Riccardo Montolivo

AP Photo/Antonio Calanni

Europa wrap: Milan runs riot; Everton wins; USMNT’s Horvath posts clean sheet

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The matches were plentiful as clubs from around Europe angled for a spot in the UEFA Europa League group stage in the first legs of playoff round ties.

[ MORE: Schalke’s American teenager ]


Panathinaikos 2-3 Athletic Bilbao

Ageless Aritz Aduriz just keeps scoring, and La Liga’s visitors erased a 2-0 deficit with a pair of goals from the 36-year-old — he’s not really ageless, guys and girls — sandwiched around a De Marcos tally.

Everton 2-0 Hajduk SplitRECAP

Stylish assists from Leighton Baines and Wayne Rooney set-up Michael Keane and Idrissa Gana Gueye for rare goals, and Everton could’ve had many more in the first leg. Hajduk, however, showed some danger late and a raucous, disruptive, and even violent visiting crowd showed the second leg will be anything but simple for Ronald Koeman‘s men.

Club Brugge 0-0 AEK Athens

USMNT backstop Ethan Horvath kept a clean sheet with a two-save performance for Brugge, and the Greek visitors won’t take any away goals home for the second leg.

AC Milan 6-0 Shkendija

In another realm, Milan is still scoring goals. Andre Silva netted twice in the first 28 minutes, Fabio Borini and Luca Antonelli also scored. And how about Riccardo Montolivo?

 

UEFA Europa League playoff first legs
Utrecht 1-0 Zenit — Weds.
BATE Borisov 1-1 Oleksandriya
Apollon Limassol 3-2 Midtjylland
Krasnodar 3-2 Red Star Belgrade
Dinamo Zagreb 1-1 Skenderbeu
FH 1-2 Braga
PAOK 3-1 Ostersund
Vardar Skopje 2-0 Fenerbahce
Viktoria Plzen 3-1 AEK Lamaca
Altach 0-1 Maccabi Tel-Aviv
Ludogorets Razgrad 2-0 Suduva
Domzale 1-1 Marseille
Osijek 1-2 Austria Wien
Viitorul 1-3 Red Bull Salzburg — 2:45 p.m.
Ajax 0-1 Rosenborg
Legia Warsaw 1-1 Sheriff
Partizan 0-0  Videoton
Maritimo 0-0 Dynamo Kyiv

Blatter says injuries are down to tiredness, but is that the primary reason stars are ruled out of World Cup?

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FIFA President Sepp Blatter has spoken out about the recent spate of injuries affecting the 2014 World Cup.

Blatter told reporters, “[it’s] too long a season and always the same players are always in the same competitions. Now they are tired.”

He may have a point. Diego Costa and Cristiano Ronaldo, both of whom played in the Champions League final, are struggling to shake off injuries. Franck Ribéry and Marco Reus both played in the German Cup final, and both have seen their World Cup dreams fall by the wayside.

However, Riccardo Montolivio, who broke a leg in Italy’s friendly with Ireland, saw his Milan side’s Champions League hopes ended by March. Radamel Falcao and Monaco were only playing in domestic competitions, as were Kevin Strootman and Roma, and Christian Benteke and Aston Villa.

Besides, can injuries such as broken legs really be blamed on the amount of matches played in a season?

Perhaps Blatter should consider examining friendlies – which aren’t always so friendly. Brazil’s win over Serbia certainly showed that, as did the hard tackling of the Honduras players in Saturday night’s goalless draw with England.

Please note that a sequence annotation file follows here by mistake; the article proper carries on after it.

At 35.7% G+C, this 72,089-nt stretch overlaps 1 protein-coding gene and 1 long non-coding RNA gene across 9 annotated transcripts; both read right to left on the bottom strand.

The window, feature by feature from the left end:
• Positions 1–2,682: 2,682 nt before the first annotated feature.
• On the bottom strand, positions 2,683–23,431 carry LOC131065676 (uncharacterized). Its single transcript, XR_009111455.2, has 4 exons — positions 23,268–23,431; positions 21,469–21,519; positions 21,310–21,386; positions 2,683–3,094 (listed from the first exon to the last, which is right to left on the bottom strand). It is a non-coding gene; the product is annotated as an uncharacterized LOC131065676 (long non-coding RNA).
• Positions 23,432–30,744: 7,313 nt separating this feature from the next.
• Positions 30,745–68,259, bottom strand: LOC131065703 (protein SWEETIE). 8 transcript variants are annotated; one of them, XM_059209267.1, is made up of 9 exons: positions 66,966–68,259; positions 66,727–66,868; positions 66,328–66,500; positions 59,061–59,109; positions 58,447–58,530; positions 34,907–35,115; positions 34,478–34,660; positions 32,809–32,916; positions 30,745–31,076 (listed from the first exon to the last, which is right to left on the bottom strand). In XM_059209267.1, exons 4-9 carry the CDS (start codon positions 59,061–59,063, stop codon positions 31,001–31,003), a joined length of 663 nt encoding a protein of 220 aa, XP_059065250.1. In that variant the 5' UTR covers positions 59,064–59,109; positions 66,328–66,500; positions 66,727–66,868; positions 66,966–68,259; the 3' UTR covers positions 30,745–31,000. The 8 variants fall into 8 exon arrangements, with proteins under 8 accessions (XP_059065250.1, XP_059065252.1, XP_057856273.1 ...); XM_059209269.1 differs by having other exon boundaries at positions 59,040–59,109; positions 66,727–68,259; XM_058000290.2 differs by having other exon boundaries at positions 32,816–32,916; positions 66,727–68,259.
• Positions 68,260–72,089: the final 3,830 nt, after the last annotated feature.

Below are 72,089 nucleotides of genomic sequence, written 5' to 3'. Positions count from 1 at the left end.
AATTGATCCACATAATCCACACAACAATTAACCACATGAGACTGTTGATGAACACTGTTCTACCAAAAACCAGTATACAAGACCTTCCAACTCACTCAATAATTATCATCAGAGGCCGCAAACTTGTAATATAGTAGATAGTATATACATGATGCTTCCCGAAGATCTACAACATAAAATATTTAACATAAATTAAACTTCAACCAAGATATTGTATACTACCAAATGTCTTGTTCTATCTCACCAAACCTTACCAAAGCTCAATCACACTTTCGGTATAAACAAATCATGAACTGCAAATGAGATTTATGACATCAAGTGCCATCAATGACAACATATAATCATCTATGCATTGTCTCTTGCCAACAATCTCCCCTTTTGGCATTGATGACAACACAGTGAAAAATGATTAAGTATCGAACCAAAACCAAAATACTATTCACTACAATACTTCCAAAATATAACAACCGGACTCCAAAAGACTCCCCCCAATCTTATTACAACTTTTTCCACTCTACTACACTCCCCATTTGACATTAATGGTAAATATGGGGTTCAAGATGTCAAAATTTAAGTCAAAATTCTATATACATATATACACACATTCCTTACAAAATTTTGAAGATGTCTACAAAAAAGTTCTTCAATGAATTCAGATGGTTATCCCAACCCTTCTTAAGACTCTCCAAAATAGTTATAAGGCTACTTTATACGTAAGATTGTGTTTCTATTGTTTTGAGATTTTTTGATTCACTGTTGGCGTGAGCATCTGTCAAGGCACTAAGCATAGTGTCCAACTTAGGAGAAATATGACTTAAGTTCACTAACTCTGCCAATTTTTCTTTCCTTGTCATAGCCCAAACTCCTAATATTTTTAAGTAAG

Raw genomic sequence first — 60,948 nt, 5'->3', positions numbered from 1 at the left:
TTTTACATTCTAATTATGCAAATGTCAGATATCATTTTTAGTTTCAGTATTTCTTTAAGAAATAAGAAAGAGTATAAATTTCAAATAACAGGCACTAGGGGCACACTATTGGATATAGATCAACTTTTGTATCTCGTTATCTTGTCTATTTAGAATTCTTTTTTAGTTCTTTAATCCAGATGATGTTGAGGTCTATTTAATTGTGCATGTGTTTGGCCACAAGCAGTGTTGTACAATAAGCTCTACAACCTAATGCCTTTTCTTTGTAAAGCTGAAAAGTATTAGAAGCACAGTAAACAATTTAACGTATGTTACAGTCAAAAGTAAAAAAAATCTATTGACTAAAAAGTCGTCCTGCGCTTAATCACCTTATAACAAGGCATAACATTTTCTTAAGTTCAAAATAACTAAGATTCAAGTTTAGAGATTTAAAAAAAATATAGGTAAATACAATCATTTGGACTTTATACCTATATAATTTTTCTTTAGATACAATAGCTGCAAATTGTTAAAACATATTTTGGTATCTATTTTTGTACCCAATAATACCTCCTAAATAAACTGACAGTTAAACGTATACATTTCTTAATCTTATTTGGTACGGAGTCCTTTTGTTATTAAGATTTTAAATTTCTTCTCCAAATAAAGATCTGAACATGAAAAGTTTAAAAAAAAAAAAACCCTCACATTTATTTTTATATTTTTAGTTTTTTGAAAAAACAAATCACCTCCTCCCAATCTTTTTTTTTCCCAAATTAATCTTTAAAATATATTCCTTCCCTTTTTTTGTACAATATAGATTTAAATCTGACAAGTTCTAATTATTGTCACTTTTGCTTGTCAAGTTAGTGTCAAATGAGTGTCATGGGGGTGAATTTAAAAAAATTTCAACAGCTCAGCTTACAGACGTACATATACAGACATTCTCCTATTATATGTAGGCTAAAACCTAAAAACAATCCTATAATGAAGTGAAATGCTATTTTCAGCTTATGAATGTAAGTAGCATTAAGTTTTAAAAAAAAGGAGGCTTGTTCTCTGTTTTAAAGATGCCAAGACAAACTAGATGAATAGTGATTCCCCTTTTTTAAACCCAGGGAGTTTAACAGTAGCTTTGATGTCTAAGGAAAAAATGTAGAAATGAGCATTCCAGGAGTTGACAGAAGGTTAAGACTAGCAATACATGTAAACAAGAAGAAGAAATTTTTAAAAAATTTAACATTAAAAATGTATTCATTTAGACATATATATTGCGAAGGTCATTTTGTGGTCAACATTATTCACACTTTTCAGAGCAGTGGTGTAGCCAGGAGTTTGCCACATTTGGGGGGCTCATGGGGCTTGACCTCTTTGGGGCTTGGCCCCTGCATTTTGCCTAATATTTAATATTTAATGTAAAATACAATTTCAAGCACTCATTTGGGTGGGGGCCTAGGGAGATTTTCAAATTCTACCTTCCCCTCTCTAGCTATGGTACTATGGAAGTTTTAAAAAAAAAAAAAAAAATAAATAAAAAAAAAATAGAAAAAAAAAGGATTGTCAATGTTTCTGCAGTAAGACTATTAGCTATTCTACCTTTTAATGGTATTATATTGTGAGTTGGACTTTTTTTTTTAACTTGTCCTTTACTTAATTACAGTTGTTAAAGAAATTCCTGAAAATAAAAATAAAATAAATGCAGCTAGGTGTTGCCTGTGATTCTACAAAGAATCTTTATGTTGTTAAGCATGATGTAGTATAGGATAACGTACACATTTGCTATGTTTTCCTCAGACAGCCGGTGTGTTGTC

Such friendlies do carry weight. They’re factored in when FIFA ranks international squads, which in turn affects which teams are seeded for international tournaments, thus giving them more favorable draws. These warmups have also been stages upon which teams can signal their preparedness for the World Cup, hoping to send a warning for other sides to not discount them quite so soon.

Obviously friendlies aren’t the only problem. But quite a few players were set to board the plane, only to be left behind due to an injury picked up in a warm-up match. Montolivo and Reus are two such players. So too is Nigeria’s Elderson. Costa Rica’s Álvaro Saborío and Holland’s Rafael van der Vaart picked up injuries while preparing for the World Cup.

Maybe, in addition to reconsidering the structure of the soccer calendar, in which many players feature in two (or more) games per week, it’s also time to put some thought into how friendlies in general, and World Cup preparation in particular, should be handled.

Italy 23-man World Cup roster announced

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Italy has announced the 23 players that will be on the plane to Brazil. The biggest surprise? Giuseppe Rossi is not included.

The Jersey-born forward made the decision to represent Italy, and would’ve gone to the 2010 World Cup had he not been injured. Now, injury keeps him from Brazil as well – Rossi was spectacular for new side Fiorentina in the first half of the season, but missed the second half, and looked a shadow of his former self when taking on Ireland on Saturday.

Roma forward Mattia Destro also didn’t make the cut, despite scoring 13 goals in 20 appearances. It’s a reminder that Cesare Prandelli places a heavy emphasis on team discipline, and Destro’s decision to punch Davide Astori during a league game probably didn’t sit well with the Italy coach.

Noted bad-boy Mario Balotelli did make the squad, however.

Also left behind are defenders Christian Maggio, Andrea Ranocchia* and Manuel Pasqual and Brazilian-born midfielder Romulo. Midfielder Riccardo Montolivo was ruled out with injury after breaking his leg during the Ireland match.

*Ranocchia will travel with the azzurripending fitness of Gabriel Paletta and Andrea Barzagli

Italy 2014 World Cup Squad

Goalkeepers: Gianluigi Buffon (Juventus), Mattia Perin (Genoa), Salvatore Sirigu (Paris St. Germain)